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- A coalition of the Association of German Transport Companies (VDV) and Allianz pro Schiene have proposed reopening up to 238 disused or freight-only lines to passenger services, totalling a potential 4016km of infrastructure. --- The analysis, published earlier this month, shows that three million German residents currently without access to rail services in 291 towns could benefit if the proposed lines were reopened. This follows the approval of more than €10bn of additional rail investment funding by the German government for federal states, for reopening and electrification projects between 2021 and 2031. --- The majority of closures have been in former East Germany. Since then, only around 933km have reopened. However, the proposal suggests that most towns lacking suitable rail connections are in populous western states such as Bavaria, Rhineland-Palatinate and North Rhine-Westphalia, where the former German Federal Railway undertook widespread closures from the 1950s to the 1980s. By contrast, some eastern German states have no towns identified in the analysis.

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  #1334  
Old Posted Aug 3, 2020, 3:12 PM
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Virgin Galactic partners with Rolls-Royce as it looks to build an aircraft for supersonic air travel

https://www.cnbc.com/2020/08/03/virg...lls-royce.html

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- Space tourism venture Virgin Galactic announced it signed an agreement with Rolls-Royce to develop an aircraft for supersonic travel, giving a first look on Monday of the coming vehicle’s design. Supersonic travel is a long-term bet for Virgin Galactic, which has been developing reusable spacecraft capable of sending people on short trips to the edge of space for more than a decade. --- The initial supersonic design targets Mach 3, or three times the speed of sound, using a delta-wing aircraft. Virgin Galactic said the aircraft would be capable of carrying between 9 and 19 passengers and would cruise at an altitude above 60,000 feet.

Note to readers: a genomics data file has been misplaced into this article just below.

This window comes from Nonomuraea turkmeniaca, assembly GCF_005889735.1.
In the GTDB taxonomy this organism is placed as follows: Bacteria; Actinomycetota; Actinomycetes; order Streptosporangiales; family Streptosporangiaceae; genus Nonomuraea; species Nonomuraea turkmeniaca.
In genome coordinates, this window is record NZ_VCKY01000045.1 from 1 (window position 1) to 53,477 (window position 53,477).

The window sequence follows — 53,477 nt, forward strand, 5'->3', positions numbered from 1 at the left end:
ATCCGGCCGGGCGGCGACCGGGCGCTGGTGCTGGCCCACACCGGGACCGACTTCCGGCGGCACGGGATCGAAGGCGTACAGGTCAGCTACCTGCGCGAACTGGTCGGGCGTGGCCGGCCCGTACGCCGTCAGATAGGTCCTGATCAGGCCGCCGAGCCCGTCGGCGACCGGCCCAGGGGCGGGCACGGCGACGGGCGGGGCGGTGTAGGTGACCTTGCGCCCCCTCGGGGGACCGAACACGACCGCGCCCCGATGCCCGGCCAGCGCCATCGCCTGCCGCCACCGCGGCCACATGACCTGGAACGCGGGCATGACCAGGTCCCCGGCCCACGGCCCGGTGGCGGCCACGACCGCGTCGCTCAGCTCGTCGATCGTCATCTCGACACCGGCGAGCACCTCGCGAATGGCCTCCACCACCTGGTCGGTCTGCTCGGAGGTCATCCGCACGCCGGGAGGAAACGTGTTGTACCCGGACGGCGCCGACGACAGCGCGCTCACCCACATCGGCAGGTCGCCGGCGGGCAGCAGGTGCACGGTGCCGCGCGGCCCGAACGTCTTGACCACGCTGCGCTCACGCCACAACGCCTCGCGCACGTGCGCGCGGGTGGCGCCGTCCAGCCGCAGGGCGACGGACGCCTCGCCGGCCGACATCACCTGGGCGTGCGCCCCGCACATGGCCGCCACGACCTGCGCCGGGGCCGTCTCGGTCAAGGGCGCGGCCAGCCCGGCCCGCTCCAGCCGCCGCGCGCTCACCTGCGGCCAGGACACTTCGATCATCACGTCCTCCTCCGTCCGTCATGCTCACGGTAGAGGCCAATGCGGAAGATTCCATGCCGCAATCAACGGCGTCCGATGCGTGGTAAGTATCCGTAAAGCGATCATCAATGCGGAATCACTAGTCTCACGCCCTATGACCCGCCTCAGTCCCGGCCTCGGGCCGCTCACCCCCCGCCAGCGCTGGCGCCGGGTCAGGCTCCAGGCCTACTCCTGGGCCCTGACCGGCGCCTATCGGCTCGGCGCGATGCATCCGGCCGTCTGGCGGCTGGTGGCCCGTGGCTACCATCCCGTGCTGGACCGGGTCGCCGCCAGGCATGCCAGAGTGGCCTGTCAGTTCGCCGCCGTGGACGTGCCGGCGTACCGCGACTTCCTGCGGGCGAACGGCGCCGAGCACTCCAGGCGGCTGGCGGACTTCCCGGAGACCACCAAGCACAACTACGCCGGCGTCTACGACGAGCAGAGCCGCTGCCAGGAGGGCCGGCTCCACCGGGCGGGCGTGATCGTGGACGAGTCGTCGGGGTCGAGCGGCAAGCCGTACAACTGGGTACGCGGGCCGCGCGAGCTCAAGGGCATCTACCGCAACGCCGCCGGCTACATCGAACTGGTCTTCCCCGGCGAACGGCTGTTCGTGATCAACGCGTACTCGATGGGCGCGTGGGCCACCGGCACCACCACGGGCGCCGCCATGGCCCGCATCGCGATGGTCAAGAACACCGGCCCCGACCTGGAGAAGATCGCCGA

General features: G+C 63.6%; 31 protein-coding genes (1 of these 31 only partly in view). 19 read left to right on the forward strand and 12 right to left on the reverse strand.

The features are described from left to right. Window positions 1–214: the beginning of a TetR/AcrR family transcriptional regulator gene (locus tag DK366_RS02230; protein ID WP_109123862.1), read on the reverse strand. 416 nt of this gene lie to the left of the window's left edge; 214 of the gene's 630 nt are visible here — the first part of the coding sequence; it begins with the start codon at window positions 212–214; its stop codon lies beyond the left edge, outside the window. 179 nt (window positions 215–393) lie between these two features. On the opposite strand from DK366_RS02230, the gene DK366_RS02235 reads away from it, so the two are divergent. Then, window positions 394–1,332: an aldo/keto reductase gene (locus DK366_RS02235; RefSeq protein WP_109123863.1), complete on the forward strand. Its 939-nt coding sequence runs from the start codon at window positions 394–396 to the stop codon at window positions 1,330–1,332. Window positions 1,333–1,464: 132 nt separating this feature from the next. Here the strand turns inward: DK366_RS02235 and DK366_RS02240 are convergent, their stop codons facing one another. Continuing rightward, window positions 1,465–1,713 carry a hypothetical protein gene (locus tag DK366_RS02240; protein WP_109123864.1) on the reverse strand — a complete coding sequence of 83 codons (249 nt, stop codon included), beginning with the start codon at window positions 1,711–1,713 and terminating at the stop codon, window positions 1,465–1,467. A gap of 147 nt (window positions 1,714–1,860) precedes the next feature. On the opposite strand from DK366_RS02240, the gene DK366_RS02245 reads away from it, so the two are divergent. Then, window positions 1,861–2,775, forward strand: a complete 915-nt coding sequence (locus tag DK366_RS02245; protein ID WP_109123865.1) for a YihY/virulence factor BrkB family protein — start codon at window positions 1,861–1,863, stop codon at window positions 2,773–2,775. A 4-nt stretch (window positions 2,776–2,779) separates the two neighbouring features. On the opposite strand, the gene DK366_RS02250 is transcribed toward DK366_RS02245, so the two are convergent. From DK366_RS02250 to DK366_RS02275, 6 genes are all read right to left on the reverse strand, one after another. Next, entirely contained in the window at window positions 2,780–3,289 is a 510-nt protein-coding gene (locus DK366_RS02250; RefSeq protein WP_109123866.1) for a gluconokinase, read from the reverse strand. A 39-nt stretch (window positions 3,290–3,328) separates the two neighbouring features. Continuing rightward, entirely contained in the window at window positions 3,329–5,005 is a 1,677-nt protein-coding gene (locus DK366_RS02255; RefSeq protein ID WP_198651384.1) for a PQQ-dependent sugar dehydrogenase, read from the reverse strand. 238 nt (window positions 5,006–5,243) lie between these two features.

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  #1335  
Old Posted Aug 5, 2020, 12:29 PM
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New Hampshire is first state to allow flying cars on the road

https://www.cnet.com/roadshow/news/n...ng-cars-gta-5/

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- On Wednesday, the Granite State passed House Bill 1182, aka the "Jetson Bill," into law, and the transportation bill includes a prevision that makes flying cars legal on public roads. There aren't any to hit the roads today, but it's a future forward gesture, I suppose. — To be clear, the legislation doesn't let future flying cars zip above roadways, but it does allow them to operate as a traditional vehicle on public roads. Essentially, it lets tomorrow's drivers/pilots drive to the airport and then takeoff towards the skies. And no funny business, either; flying cars will not be allowed to take off and land on public roads.

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  #1336  
Old Posted Aug 14, 2020, 6:17 PM
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  #1337  
Old Posted Aug 20, 2020, 4:02 PM
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  #1338  
Old Posted Aug 27, 2020, 7:27 AM
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Inside China's New $18 Billion Dollar Airport

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  #1339  
Old Posted Sep 1, 2020, 7:13 PM
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Siena, Italy, crams 30,000 people into the amount of space occupied by a five-stack interchange in the Bayou City.

https://www.texasmonthly.com/politic...ze-city-italy/

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  #1340  
Old Posted Sep 10, 2020, 11:57 AM
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Various Transit Costs Breakdowns:

https://transitcosts.com/